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The Beast of Barcroft by Bill Schweigart

Ben McKelvie believes he’s moving up in the world when he and his fiancée buy a house in the cushy Washington, D.C., suburb of Barcroft. Instead, he’s moving down—way down—thanks to Madeleine Roux, the crazy neighbor whose vermin-infested property is a permanent eyesore and looming hazard to public health.

First, Ben’s fiancée leaves him; then, his dog dies, apparently killed by a predator drawn into Barcroft by Madeleine’s noxious menagerie. But the worst is yet to come for Ben, for he’s not dealing with any ordinary wild animal. This killer is something much, much worse. Something that couldn’t possibly exist—in this world.

Now, as a devilish creature stalks the locals, Ben resolves to take action. With some grudging assistance from a curator at the Smithsonian’s National Zoo and the crackpot theories of a self-styled cryptozoologist, he discovers the sinister truth behind the attacks, but knowing the Beast of Barcroft and stopping it are two different animals.

I’ll be honest; this novel caught me completely unaware. I was looking for something to fill a gap in my reviewing schedule, and was fortunate enough to pick up an e-copy via Net Galley. I had absolutely no idea what to expect going in and I’m happy to report that I was more than a little surprised by how much I enjoyed this book. Turns out, The Beast of Barcroft is a pretty good example of the horror genre and is bloody entertaining to boot.

Ben McKelvie is a bit of a mess as a human being. His life is all over the place and if there is a wrong action to take you can almost guarantee that he’ll take it. The interesting thing is that this makes him a particularly good protagonist. Flawed characters are always far more intriguing to follow in my opinion. Ben makes mistakes, he is fallible, and it shows.  There have been too many times in the past when a character comes across as perfect in every way and that drives me more than a little bit bonkers. In this instance it quickly becomes obvious the Ben is an entirely ordinary person who finds himself in the midst of a truly extraordinary situation. His actions and reactions to the various horrors he is forced to witness were one of the book’s real highlights for me.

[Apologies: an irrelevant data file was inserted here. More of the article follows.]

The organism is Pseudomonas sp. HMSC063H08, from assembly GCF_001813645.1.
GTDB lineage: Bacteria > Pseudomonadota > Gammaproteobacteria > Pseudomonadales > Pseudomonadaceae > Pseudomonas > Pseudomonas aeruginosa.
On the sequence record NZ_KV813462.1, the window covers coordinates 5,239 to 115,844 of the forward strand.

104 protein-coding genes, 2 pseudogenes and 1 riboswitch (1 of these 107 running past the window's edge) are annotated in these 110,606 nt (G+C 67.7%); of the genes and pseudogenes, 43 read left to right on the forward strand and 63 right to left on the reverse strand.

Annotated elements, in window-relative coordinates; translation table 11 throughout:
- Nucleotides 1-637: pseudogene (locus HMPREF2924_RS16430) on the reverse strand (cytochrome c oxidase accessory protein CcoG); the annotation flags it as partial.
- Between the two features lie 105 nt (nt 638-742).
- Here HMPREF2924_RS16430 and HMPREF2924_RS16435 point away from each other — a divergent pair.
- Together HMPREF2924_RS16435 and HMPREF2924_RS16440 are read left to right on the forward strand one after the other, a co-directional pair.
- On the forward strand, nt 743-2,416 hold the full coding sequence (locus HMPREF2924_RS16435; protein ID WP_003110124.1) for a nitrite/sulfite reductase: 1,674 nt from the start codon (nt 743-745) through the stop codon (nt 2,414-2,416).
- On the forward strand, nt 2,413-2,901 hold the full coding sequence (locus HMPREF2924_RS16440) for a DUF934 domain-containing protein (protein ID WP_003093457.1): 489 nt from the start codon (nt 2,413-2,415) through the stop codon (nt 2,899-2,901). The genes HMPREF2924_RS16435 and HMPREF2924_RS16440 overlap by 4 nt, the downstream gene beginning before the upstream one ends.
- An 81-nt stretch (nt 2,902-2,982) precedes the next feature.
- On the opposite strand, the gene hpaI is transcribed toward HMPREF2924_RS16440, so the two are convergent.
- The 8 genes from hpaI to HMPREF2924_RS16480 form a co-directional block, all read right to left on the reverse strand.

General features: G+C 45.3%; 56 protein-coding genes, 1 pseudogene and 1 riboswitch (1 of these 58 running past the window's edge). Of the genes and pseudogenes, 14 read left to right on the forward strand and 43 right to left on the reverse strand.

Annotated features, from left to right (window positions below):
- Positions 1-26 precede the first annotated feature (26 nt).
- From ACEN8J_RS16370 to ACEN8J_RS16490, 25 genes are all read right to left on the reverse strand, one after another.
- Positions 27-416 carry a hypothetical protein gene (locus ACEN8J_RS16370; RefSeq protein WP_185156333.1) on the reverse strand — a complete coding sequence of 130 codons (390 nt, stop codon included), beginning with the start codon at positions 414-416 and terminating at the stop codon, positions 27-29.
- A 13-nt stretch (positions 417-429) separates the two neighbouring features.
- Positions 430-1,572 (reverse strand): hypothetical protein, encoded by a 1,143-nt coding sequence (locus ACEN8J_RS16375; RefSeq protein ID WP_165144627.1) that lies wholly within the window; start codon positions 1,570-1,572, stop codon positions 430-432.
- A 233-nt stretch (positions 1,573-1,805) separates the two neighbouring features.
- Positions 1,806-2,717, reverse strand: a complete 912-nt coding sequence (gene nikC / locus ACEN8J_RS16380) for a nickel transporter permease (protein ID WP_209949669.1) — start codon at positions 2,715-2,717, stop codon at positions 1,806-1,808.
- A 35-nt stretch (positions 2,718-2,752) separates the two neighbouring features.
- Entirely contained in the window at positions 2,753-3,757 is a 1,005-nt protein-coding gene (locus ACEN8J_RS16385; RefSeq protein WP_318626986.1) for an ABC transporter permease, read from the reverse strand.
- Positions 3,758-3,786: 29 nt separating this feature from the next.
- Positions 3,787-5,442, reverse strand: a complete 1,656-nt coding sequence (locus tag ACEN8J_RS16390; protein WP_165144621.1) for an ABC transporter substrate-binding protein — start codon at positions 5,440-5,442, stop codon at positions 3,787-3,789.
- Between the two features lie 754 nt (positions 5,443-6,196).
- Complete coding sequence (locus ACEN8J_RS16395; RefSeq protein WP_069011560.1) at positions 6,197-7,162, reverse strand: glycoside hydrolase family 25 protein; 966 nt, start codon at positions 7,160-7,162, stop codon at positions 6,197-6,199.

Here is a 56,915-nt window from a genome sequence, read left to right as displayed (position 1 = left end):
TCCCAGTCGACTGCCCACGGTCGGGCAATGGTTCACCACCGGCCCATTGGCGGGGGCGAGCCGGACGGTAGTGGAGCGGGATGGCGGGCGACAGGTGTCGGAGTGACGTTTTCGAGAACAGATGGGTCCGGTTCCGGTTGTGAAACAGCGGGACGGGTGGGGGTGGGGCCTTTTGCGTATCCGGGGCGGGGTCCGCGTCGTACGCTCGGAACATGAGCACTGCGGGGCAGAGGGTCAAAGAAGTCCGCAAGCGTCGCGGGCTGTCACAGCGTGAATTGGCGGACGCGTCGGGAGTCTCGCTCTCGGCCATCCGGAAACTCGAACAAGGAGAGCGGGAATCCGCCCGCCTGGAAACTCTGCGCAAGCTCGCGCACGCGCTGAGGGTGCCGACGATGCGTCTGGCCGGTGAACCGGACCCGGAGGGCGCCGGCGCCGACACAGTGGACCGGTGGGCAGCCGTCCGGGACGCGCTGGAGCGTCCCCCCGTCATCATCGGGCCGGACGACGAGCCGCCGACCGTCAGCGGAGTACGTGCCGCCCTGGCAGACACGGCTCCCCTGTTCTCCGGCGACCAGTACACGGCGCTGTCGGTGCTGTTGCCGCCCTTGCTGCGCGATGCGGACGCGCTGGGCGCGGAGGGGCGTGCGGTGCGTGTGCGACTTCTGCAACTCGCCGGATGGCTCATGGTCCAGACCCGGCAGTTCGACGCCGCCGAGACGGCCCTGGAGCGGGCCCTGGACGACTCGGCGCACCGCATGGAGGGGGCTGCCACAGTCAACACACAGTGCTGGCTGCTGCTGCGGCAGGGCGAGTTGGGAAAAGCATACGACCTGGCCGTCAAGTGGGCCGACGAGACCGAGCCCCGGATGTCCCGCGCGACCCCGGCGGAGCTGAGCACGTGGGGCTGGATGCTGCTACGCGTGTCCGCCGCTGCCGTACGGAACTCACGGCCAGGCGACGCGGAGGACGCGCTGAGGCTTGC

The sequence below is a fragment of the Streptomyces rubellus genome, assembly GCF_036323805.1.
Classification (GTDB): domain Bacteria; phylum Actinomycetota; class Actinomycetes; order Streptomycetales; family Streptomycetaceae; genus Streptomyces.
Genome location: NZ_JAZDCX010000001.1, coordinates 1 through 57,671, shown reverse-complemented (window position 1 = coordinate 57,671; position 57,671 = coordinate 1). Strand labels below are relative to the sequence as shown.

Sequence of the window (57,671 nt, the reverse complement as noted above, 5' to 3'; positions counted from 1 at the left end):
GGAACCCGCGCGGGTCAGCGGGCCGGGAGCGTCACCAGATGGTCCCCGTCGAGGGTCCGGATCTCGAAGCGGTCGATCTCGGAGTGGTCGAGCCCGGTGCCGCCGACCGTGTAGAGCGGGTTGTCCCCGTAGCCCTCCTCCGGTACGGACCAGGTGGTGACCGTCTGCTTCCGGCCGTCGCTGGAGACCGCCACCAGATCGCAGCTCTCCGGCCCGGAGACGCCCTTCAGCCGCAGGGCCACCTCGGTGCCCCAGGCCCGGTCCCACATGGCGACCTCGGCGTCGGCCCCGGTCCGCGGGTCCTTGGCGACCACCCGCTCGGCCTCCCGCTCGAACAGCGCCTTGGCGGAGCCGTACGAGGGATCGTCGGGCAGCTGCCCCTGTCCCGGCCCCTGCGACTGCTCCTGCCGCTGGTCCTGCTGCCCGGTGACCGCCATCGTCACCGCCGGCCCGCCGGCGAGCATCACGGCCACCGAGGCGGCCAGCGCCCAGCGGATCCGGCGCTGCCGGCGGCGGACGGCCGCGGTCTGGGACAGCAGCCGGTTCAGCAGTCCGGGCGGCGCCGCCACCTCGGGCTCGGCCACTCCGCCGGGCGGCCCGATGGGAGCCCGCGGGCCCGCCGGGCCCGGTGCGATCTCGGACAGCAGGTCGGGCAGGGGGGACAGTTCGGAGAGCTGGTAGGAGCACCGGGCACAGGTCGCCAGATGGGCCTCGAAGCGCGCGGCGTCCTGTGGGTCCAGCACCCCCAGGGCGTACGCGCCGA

The other characters are also quite well established. Needless to say, Ben can’t deal with his new non-human neighbour all on his own, so he needs to find allies to help him out. Lindsay Clark, a zoologist at the Smithsonian Institution’s National Zoo, is initially sceptical but decides to give Ben the benefit of her experience. Lindsay also calls upon the expertise of Richard Severance, a crypto-zoologist, who is a bit more open to the possibility that the predator that is terrorising the small town might not be entirely natural.  The final member of the dysfunctional little team is Dr. Alex Standingcloud. His expertise in Native American folklore and myth proves to be invaluable in their search.

There is a wonderfully tongue in cheek B-movie-esque create feature quality to the writing. I found myself visualising something that was a hybrid of The X Files, Silver Bullet and Supernatural.

If you enjoy your horror with a distinctly animalistic edge then I would recommend that you give The Beast of Barcroft a go. For less than the price of a small cup of coffee, Schweigart blends together a number of different mythologies to create a fun read that will appeal to any reader who enjoys their horror with bite.

The Beast of Barcroft is published by Hydra and is available now. A sequel, Northwoods, featuring some of the same characters, is due for release in February next year. I’ll be looking out for it.

The Beast of Barcroft


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